Some signals to one audience can backfire on another. In nearly doubling the troop deployments last week, Bush intended to show Saddam that the alliance would be prepared to go to war if necessary. This was a significant new objective for the troops of Operation Desert Shield, whose mission Bush had initially said was "wholly defensive." Senior administration policy-makers said they hoped Saddam would see the huge accumulation of forces gathering in the desert and conclude he had no choice but to retreat.

But the toughness Bush wanted to convey to Baghdad also echoed across the United States, where public support for armed conflict was already on the wane. Sen. Joseph I. Lieberman (D-Conn.) said that Bush had played the diplomatic cards "masterfully," but neglected the audience at home. "There wasn't adequate preparation of Congress or explanation to the American people," he said.

Kenneth L. Khachigian, a White House speechwriter under Presidents Nixon and Reagan, said: "You've got to figure Hussein's out there being advised there are great divisions in the United States and President Bush is not acting with absolute unity. He probably has a lot of people {recalling} Vietnam and the effect of a divided government and the effect of the national media and various opinion leaders. While Bush is trying to send a signal of resoluteness what Hussein is receiving is anything but resolute."

Baker acknowledged yesterday the difficulties of trying to frighten Saddam but not the Congress. "Someone said one time that democracy can sometimes be messy," he said. "And indeed, that's true."

Bush yesterday tried to impress on the lawmakers the need to show unity by showing them headlines from the government-controlled Iraqi press reporting on the congressional doubts about new troop deployments.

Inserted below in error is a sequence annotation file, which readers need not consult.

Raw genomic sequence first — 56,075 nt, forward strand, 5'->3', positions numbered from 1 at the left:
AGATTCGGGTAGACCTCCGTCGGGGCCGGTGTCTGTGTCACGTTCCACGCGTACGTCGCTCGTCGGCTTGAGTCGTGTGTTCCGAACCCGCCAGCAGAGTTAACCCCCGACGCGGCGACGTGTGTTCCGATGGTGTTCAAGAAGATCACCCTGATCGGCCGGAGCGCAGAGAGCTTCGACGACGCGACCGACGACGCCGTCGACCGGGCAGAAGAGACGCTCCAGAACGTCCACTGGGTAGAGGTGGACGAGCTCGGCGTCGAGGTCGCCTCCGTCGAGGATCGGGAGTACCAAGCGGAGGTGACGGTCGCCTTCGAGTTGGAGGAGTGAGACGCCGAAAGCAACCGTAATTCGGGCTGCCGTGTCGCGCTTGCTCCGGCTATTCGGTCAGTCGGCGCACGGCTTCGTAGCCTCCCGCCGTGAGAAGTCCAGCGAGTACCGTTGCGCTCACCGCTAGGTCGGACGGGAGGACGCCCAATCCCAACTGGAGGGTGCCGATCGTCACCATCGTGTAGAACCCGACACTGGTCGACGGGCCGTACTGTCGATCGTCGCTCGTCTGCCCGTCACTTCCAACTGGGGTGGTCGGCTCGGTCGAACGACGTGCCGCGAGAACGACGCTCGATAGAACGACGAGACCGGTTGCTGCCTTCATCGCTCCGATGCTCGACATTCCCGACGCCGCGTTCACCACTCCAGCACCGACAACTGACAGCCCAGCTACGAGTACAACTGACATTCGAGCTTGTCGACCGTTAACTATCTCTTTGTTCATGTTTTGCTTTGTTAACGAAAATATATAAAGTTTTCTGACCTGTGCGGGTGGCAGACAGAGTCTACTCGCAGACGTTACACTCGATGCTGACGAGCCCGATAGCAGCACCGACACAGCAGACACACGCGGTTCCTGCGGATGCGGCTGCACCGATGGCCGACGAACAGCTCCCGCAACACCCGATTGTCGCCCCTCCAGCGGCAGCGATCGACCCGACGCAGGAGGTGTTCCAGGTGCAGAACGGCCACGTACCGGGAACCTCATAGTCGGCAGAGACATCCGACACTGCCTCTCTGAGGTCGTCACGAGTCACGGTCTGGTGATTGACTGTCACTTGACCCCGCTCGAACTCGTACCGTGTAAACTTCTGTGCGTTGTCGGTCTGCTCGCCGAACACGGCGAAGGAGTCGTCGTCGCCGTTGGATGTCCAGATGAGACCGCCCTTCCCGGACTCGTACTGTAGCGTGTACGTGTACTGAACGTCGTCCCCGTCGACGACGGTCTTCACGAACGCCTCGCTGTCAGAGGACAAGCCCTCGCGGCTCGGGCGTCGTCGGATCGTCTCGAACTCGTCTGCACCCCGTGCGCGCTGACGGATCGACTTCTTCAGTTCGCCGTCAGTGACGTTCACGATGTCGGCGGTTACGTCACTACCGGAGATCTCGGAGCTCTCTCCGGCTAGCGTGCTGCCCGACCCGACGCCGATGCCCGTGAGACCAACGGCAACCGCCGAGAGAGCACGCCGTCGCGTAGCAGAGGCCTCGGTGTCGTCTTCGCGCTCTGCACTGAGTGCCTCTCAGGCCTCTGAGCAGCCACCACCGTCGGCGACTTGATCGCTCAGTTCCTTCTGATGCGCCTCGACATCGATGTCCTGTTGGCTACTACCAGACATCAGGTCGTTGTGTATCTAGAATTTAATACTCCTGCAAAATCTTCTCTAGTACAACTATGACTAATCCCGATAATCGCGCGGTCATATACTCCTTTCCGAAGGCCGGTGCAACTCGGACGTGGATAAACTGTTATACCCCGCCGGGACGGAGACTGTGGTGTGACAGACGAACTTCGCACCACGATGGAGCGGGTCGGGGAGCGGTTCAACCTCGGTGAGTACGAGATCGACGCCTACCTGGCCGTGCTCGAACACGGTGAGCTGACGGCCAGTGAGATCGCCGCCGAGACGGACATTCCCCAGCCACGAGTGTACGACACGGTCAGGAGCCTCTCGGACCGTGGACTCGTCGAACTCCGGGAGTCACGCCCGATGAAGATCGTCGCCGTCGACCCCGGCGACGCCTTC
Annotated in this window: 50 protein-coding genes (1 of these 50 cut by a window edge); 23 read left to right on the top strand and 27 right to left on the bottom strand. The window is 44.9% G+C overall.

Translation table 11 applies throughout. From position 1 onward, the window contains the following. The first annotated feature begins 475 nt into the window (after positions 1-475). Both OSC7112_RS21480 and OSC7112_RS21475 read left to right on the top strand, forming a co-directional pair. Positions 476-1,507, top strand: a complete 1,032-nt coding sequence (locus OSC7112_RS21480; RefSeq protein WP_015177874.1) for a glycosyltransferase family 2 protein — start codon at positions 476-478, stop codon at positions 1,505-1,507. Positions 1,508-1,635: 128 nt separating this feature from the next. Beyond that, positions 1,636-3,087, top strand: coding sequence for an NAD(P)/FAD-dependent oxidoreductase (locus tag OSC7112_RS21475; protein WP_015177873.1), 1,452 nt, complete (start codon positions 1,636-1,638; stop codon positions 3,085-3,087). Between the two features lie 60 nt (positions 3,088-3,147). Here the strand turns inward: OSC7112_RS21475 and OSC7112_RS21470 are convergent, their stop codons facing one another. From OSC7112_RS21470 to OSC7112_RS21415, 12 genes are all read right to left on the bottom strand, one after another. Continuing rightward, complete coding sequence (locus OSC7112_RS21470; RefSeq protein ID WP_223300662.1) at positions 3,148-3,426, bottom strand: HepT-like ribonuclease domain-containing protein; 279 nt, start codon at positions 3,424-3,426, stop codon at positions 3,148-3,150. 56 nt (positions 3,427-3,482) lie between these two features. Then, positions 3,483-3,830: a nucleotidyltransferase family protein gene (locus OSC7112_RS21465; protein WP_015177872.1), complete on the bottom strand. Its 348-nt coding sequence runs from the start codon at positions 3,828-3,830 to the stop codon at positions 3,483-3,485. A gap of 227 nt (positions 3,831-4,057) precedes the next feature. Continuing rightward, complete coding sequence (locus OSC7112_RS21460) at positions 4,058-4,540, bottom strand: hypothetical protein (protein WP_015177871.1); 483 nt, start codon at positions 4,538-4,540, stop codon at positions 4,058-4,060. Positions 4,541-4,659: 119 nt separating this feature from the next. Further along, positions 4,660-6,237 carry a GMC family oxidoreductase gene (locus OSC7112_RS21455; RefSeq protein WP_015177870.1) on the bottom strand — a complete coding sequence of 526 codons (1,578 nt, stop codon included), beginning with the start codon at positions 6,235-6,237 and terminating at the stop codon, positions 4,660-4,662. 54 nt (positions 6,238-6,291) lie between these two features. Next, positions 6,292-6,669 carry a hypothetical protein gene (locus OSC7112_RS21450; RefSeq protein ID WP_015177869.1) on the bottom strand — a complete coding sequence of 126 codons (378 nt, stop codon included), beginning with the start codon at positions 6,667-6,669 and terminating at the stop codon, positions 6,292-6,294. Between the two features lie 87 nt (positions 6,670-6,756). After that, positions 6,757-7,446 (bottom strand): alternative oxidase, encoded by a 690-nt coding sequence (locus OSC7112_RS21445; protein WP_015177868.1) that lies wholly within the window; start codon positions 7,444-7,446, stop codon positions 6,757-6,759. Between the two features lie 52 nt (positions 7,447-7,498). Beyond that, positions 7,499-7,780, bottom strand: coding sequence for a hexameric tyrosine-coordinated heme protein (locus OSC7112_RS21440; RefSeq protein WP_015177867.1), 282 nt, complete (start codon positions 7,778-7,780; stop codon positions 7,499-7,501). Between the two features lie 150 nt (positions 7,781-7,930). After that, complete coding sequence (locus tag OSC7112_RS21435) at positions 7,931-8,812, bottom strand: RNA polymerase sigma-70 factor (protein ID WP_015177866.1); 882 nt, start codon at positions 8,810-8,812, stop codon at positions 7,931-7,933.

Hart said the congressional impatience had arisen abruptly because Bush had switched objectives. "People thought this was a defensive action in which America was drawing a line in the sand, saying don't go across it," Hart said. "It seems to me the public said, 'We can support that.' The difficulty is when they erased the line in the sand and said, 'What we need to do is make sure American troops begin to cross this line.' "

Saddam has indicated he understands the American political mood and the lack of patience here for a war with heavy casualties. For most of October, he seemed to be waiting for the United States to give up and go home. A critical question now is how Saddam interprets the latest round of questions from Capitol Hill and threats from Bush.

Marvin Kalb, director of the Shorestein Barone Center on the Press, Politics and Public Diplomacy at Harvard University, said the president and his adversary may be not communicating at all, at least in public. "From the very beginning, the president has been operating through a largely Western prism," he said. "He seems to be making the assumption that a Western logic, a Western system of communicating messages, will be received by a Middle Eastern, authoritarian, militaristic mind, in the same way that Sen. {George J.} Mitchell (D-Maine) will get a signal about the budget.

"My sense of the world of signals is that we seem to be talking past each other at this point. Saddam's mind has been formed in the souks and bazaars of the Middle East. The president's has not been -- his has been formed in {the secret Yale society} Skull & Bones and Yale. These are worlds -- psychological worlds -- in collision. The administration seems to be trying to export Western logic to the Middle East, and there aren't any buyers."